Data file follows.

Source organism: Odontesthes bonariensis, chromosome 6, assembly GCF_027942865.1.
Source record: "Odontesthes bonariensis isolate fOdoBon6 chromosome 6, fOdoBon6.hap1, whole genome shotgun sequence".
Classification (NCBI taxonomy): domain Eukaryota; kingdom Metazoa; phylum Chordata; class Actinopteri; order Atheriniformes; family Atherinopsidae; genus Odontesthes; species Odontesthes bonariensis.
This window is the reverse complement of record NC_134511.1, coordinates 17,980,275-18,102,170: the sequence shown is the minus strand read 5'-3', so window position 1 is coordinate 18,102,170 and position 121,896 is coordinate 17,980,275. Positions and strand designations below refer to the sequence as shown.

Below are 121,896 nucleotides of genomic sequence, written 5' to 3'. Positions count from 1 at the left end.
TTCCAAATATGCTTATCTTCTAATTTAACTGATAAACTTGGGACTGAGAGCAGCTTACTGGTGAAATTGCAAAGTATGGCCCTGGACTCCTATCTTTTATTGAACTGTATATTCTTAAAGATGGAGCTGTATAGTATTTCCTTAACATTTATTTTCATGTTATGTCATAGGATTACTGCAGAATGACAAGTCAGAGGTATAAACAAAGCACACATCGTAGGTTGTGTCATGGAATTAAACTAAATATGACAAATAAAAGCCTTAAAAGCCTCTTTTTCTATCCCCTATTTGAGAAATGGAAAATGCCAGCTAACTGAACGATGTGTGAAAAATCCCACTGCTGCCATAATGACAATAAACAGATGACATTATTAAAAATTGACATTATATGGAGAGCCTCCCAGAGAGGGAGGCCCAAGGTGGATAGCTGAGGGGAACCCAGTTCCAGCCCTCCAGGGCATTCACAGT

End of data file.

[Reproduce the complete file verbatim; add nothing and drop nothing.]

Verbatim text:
Source organism: Odontesthes bonariensis, chromosome 6, assembly GCF_027942865.1.
Source record: "Odontesthes bonariensis isolate fOdoBon6 chromosome 6, fOdoBon6.hap1, whole genome shotgun sequence".
Classification (NCBI taxonomy): domain Eukaryota; kingdom Metazoa; phylum Chordata; class Actinopteri; order Atheriniformes; family Atherinopsidae; genus Odontesthes; species Odontesthes bonariensis.
This window is the reverse complement of record NC_134511.1, coordinates 17,980,275-18,102,170: the sequence shown is the minus strand read 5'-3', so window position 1 is coordinate 18,102,170 and position 121,896 is coordinate 17,980,275. Positions and strand designations below refer to the sequence as shown.

Below are 121,896 nucleotides of genomic sequence, written 5' to 3'. Positions count from 1 at the left end.
TTCCAAATATGCTTATCTTCTAATTTAACTGATAAACTTGGGACTGAGAGCAGCTTACTGGTGAAATTGCAAAGTATGGCCCTGGACTCCTATCTTTTATTGAACTGTATATTCTTAAAGATGGAGCTGTATAGTATTTCCTTAACATTTATTTTCATGTTATGTCATAGGATTACTGCAGAATGACAAGTCAGAGGTATAAACAAAGCACACATCGTAGGTTGTGTCATGGAATTAAACTAAATATGACAAATAAAAGCCTTAAAAGCCTCTTTTTCTATCCCCTATTTGAGAAATGGAAAATGCCAGCTAACTGAACGATGTGTGAAAAATCCCACTGCTGCCATAATGACAATAAACAGATGACATTATTAAAAATTGACATTATATGGAGAGCCTCCCAGAGAGGGAGGCCCAAGGTGGATAGCTGAGGGGAACCCAGTTCCAGCCCTCCAGGGCATTCACAGT